I’m sitting here wondering why I’m so emotional right now. I got mad and stayed mad at D’s five-year-old antics earlier. I’m not usually like that. And now – I wish I was kidding here – I am depressed because the sandwich I ordered tastes bad and I don’t want to return it. Yeah.
Then it hits me, of course I’m emotional: I’m about to take Lei back to the audiologist. Continue reading
During Lei’s days off last week, I tried having her wear her right processor again, and surprisingly she was able to hear decently through it. Over the last week the cutting-in-and-out problem seems to have resolved completely. Lei can hear again!
She still talked about being homeschooled, however, and I asked her how she planned to stay in touch with her new friends at school. “I’ll chat with them online,” she breezed.
She had it all worked out. But on Tuesday when Lei, her dad and I met at midday with the school case manager, audiologist and hearing itinerant, Lei did a 180.
“I talked with my two good friends here and they said they wouldn’t be friends with me if I quit going to Madero.” She grinned. “So I’m staying!”
Let’s hear it for positive peer pressure! Continue reading
I keep wondering if this is what we’ll someday call a breakdown.
Someday maybe we will tell this story by saying that Lei kept having really hard years at school, that we kept trying new things, new interventions, new schools, but we couldn’t seem to find the right fit. And then we’ll talk about how we were so hopeful that attending her dad’s school would give her the security, academic challenges and sense of belonging she lacked. And how, just after she started there, she suffered a breakdown. Continue reading
Today Lei and I went to the implant center for integrity testing, and although there was a lot to it – some crying, some coffee, a large cookie, a whole bunch of equipment and numerous attempts to reprogram – I’ll just say that it did not go well. Lei will need surgery to replace her implants. Continue reading
Lei is home with a cold today so I decided to ask her to tell me how it has been for her to have her cochlear implants both fail. She’s a bit more reticent than usual because of her cold – normally she is quite talkative – but these are some of her thoughts on her life over the last ten days.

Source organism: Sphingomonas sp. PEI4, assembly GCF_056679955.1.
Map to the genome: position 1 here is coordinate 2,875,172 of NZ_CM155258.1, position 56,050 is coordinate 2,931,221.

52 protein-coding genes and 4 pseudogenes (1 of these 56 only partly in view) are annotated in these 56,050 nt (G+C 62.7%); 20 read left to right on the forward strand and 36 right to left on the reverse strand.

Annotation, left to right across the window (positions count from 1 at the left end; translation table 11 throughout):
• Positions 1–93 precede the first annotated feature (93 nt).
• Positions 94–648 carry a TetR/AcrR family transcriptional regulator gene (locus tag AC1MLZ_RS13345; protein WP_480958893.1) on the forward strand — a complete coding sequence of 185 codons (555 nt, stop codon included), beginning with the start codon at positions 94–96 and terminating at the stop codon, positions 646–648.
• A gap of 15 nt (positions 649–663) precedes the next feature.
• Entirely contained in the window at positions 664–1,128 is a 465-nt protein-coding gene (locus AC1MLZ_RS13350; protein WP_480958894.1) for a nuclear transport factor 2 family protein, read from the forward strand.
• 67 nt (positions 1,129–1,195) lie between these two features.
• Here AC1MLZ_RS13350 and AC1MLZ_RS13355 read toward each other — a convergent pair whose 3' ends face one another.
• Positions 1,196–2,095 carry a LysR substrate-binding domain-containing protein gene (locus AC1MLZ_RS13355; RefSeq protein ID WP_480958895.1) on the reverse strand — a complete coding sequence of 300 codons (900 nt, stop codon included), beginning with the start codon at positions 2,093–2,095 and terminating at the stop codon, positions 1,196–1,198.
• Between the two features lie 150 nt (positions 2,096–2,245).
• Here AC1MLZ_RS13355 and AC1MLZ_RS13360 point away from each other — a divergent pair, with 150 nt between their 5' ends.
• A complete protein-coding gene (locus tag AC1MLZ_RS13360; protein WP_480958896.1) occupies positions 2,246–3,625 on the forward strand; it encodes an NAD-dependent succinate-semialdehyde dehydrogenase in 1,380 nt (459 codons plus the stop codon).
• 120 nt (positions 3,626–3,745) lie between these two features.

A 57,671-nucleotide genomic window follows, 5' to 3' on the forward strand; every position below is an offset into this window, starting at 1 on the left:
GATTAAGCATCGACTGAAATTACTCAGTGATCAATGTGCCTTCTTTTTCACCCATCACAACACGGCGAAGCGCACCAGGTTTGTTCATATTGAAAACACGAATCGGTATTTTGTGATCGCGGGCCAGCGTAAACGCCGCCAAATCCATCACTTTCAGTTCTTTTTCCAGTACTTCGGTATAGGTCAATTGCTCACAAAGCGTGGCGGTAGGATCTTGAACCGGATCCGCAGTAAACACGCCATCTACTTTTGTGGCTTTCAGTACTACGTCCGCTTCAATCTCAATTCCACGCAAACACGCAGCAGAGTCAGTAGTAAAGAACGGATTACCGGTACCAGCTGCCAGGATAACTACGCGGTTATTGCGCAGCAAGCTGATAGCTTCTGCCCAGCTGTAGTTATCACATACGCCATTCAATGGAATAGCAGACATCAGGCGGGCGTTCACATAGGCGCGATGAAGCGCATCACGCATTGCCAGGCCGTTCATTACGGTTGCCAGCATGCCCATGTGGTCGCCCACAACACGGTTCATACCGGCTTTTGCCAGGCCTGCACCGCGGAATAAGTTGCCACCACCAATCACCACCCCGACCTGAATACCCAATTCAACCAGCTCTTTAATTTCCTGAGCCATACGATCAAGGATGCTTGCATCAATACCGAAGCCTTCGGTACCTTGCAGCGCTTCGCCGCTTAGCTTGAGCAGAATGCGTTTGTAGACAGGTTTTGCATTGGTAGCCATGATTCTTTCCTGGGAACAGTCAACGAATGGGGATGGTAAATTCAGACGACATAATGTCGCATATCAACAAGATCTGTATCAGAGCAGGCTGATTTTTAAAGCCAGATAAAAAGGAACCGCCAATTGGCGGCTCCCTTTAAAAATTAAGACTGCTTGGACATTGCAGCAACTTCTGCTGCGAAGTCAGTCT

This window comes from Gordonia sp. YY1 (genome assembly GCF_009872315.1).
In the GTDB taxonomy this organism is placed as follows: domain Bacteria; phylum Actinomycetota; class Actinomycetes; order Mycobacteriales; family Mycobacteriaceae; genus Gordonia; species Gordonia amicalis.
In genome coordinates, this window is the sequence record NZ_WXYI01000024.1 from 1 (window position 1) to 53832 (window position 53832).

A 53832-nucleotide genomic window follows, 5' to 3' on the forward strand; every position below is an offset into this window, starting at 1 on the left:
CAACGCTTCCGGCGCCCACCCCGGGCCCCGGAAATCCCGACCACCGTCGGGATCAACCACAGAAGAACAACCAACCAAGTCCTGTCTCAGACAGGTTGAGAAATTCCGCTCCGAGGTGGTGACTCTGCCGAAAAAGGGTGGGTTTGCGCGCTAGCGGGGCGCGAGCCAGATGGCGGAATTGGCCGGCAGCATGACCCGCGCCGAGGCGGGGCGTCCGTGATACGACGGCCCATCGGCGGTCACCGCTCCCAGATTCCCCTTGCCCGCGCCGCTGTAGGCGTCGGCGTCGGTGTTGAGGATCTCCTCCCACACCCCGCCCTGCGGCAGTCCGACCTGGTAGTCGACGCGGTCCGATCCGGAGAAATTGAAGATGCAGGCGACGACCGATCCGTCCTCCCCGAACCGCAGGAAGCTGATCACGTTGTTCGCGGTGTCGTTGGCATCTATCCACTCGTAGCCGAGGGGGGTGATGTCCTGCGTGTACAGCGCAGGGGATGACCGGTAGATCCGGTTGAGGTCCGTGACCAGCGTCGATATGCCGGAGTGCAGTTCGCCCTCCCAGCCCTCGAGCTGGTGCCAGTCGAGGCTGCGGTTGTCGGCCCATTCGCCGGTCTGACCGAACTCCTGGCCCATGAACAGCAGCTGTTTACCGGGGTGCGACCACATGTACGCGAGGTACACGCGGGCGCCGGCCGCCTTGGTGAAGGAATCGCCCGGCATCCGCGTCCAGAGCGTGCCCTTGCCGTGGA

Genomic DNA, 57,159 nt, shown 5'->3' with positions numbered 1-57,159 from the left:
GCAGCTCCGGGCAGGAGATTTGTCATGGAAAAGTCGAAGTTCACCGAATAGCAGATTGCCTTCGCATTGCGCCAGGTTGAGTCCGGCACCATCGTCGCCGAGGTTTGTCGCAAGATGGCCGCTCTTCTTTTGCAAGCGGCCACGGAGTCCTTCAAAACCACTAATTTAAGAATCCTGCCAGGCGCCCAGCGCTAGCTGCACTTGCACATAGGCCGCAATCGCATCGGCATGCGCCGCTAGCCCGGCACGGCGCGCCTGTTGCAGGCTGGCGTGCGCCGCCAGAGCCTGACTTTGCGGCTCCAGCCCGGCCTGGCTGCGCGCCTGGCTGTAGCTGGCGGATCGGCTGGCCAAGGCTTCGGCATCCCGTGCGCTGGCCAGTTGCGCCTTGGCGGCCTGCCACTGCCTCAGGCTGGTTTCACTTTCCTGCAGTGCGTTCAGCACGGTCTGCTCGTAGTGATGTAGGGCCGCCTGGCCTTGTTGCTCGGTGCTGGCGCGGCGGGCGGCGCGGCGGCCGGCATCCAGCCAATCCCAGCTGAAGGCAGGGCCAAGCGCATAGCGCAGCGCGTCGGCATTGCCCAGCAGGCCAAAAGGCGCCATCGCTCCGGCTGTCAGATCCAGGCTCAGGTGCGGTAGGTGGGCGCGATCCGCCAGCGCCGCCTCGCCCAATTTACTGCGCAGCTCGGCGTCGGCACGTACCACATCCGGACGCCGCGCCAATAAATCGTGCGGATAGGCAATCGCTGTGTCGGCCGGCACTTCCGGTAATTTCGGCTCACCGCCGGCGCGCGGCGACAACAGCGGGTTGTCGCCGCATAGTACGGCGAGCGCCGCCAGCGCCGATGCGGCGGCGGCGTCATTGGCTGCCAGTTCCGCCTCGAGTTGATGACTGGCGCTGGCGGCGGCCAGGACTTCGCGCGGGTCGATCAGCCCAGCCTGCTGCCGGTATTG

What was it like when you stopped being able to hear with your cochlear implants?
Things were going great at school. I was making friends and actually becoming kind of popular. Suddenly the implants started fritzing out. Continue reading
This time of year is full of anniversaries. Exactly 10 years ago, as Hurricane Katrina devastated the city of New Orleans, my girl Lei was first diagnosed with moderate-to-severe hearing loss. Lei got her first CI in early October last year. And next year at this time we’ll remember that just after Labor Day, 2015, her left implant failed. Then her right implant.
That’s right. Lei now has no working CIs. Continue reading
Last night Lei and I happened upon Elahe Bos’ blog, Plant Love Grow. We were loving the artwork and the creative approaches to social emotional development when we stumbled on The tiger in my chest, a printable story about anger that includes calming exercises to avoid losing control. As we read it, I reflected that we can’t just keep the tiger caged up all the time. So I asked Lei about her anger, and what she wants to do about it.
Lei and I attended a performance of Second Nature today and really loved it. It was a rare treat to be so close to the performers and be moved by a work that speaks directly to young people about their decisions relative to the natural world.
I just got back from walking my son to school. My husband and daughter are fast asleep because their school hasn’t started yet.
What’s that? Their school?
Yes, in spite of everything awful that Lei has gone through at schools over the years, we’re going to try one more. This is the school where my husband teaches.